#bioPGH Blog: A Place for the Birds
Sep 07

#bioPGH Blog: A Place for the Birds

By Dr. Maria Wheeler-Dubas, Research and Science Education Outreach Coordinator

Biophilia NetworkA resource of Biophilia: Pittsburgh, #bioPGH is a weekly blog and social media series that aims to encourage both children and adults to reconnect with nature and enjoy what each of our distinctive seasons has to offer. 

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One of the most common ways that scientists communicate their research findings is through academic peer-reviewed journals—publications that review each submitted article with strict criteria for accuracy of information and the appropriateness of study methods that the hopeful would-be authors used for their research. Though reading journal articles can be more difficult than reading a popular periodical since journals are much more technical, the benefit is that you are reading results and conclusions in the context that the author intended. Plus, you can be the first to hear about exciting or important new discoveries! For birding enthusiasts in Pennsylvania, the September issue of the journal Biological Conservation provided just such an opportunity with the paper “Stewardship responsibility of Pennsylvania public and private lands for songbird conservation.” Let’s explore the findings of this new study! 

The broad conclusion that this paper shares is that both public and private lands are important for bird habitat across the state. Many have noted that public lands certainly are important in broad terms of conservation. They tend to be under less pressure from human development and can provide high quality habitat since they are typically less disturbed. The concerns discussed in the paper, however, indicate that even though roughly 15% of land in Pennsylvania is publicly owned, it is likely that these parcels of land do not include the full variety of habitat for all species of birds that either reside in Pennsylvania or use the state as a migratory stop-over. Different species of bird usually have distinct preferences for habitat type based on their own needs and specializations, and some birds need forest habitats, but other species need grasslands or shrubby habitat, or coniferous forest rather than deciduous. Over 90% of Pennsylvania public lands are forested, which means that the birds species that need shrubby or forest edge habitat are more likely to depend on private lands. In addition to this, bird species can be more specialized than simply coniferous forest, grassland, or forest interior. For example, even within densely forested habitat, in a hilly and mountainous state like Pennsylvania, the changes in elevation impact the type of birds that live in parts of the forest. An increase in elevation tends to mean a decrease in water availability—which may not be a problem for all bird species, but it definitely is at odds with the needs of others. Thus, because of the limited availability of some habitat types, simply emphasizing conservation management of public land may not be enough for the birds of Pennsylvania.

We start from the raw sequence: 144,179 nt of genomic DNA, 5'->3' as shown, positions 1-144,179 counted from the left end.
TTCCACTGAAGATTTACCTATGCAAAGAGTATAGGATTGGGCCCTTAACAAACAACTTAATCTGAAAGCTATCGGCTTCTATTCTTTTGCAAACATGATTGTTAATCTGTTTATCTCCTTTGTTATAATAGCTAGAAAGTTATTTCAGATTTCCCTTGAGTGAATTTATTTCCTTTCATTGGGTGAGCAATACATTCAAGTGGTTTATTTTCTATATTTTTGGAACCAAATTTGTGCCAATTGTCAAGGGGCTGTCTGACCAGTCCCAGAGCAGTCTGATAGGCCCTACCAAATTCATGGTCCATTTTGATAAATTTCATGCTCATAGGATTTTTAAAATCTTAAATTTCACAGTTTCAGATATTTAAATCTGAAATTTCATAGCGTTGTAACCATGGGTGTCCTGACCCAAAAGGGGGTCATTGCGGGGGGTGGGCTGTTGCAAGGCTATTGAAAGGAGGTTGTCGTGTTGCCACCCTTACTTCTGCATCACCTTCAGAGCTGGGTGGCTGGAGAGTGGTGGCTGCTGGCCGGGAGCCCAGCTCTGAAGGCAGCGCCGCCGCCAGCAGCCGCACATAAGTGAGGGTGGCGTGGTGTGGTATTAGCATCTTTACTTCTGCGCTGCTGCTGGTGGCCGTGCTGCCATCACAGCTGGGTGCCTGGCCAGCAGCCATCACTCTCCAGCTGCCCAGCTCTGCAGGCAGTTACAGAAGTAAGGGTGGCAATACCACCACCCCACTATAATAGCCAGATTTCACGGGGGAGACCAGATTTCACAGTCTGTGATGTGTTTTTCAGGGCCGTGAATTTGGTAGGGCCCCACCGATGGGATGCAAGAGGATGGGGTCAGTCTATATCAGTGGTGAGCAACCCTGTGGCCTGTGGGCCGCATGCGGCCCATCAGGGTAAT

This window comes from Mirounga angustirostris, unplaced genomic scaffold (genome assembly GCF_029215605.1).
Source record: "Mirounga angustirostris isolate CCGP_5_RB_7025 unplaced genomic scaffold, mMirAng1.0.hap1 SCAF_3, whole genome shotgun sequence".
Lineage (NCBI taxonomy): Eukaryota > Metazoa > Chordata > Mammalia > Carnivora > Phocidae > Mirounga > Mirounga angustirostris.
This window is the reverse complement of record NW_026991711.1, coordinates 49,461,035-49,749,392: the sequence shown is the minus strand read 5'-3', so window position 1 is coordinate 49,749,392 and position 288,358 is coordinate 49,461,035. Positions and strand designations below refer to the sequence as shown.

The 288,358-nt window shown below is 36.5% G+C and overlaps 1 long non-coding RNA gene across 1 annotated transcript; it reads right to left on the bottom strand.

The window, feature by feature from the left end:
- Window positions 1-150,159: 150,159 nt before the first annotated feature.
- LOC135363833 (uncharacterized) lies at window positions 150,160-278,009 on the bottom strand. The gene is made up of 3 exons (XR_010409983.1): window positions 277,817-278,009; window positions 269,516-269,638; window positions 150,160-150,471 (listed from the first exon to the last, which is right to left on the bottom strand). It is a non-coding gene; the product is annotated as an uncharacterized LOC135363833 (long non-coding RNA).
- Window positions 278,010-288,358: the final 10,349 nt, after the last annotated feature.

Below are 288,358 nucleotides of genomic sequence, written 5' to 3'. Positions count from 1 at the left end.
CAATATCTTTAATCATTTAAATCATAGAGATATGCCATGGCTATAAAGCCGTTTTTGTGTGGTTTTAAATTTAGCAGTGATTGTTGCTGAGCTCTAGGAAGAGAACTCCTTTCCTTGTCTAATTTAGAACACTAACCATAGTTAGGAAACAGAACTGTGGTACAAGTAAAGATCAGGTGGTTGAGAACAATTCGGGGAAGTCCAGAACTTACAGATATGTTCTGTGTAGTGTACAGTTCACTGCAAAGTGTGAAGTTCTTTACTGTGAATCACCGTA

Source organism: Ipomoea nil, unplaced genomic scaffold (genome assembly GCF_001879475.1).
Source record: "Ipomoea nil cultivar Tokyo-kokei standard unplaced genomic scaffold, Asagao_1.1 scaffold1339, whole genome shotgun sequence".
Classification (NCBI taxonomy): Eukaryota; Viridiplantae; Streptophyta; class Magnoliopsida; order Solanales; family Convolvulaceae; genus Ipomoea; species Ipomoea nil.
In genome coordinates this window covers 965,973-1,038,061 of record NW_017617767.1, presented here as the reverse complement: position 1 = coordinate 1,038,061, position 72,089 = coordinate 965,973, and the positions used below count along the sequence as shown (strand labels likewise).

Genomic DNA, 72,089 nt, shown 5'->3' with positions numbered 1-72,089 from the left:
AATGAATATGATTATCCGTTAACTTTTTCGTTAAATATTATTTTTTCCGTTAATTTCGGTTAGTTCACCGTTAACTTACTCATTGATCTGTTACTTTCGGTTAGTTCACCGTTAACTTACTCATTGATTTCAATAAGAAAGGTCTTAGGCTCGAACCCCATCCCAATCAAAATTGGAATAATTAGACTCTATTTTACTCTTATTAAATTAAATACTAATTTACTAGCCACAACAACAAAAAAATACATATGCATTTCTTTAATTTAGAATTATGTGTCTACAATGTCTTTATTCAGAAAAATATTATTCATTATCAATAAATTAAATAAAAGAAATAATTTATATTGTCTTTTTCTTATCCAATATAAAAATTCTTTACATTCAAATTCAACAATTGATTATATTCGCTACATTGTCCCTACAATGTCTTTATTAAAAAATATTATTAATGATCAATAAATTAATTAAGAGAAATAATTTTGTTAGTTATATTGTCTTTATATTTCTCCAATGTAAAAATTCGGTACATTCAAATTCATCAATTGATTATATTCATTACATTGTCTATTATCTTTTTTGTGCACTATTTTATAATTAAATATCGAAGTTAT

What does this mean for us here in Pittsburgh, Pennsylvania? Most of us don’t have wide acres of open land, to manage as birding habitat, but we can certainly still be good land stewards ourselves.  First, if you have a yard, even if it isn’t terribly large, you can follow the suggestions of the National Wildlife Federation to create a mini wildlife refuge in your backyard. Essentially, the suggestions boil down to selecting native sustainable plants, including a water feature, and providing nesting space for young. If you have already been designing a garden to enhance biodiversity for a while now, you can also look into having your garden certified by the NWF as a wildlife habitat.

However, many of us do not have yard, but that is not a problem—we can still make a positive contribution to private lands as habitat. By visiting and supporting local parks (city, county, and borough parks), you’re helping to ensure that city refuges and migratory stopovers are protected. If you have a few extra hours per week or month, you can even volunteer at a park or with the Urban EcoStewards throughout Pittsburgh.

Most importantly, we can impact bird conservation by being aware of the issues wildlife face. Great resources for learning more about Pennsylvania’s birds are the Pennsylvania Breeding Bird Atlas, the Pennsylvania Audubon. You can also start to explore more in-depth bird research by looking into bird-specific scientific journals such as the Journal of Avian BiologyWilson Journal of Ornithology, The Auk: Ornithological Advances, or The Condor: Ornithological Applications. The important part is to keep exploring!

Connecting to the Outdoors Tip: Other ways to support bird conservation while learning more about them are to check out birding nature walks offered by our local Audubon Society of Western Pennsylvania. They manage nature reserves just outside the city and offer guided tours with seasoned naturalists and birders. They also have great insights for what we can do local to protect bird habitat!

Continue the Conversation: Share your nature discoveries with our community by posting to Twitter and Instagram with hashtag #bioPGH, and R.S.V.P. to attend our next Biophilia: Pittsburgh meeting.

Photo Credits: Wikimedia User Dan Pancamo  CC-BY-SA-2.0 and Nicholas A. Tonelli CC-BY-2.0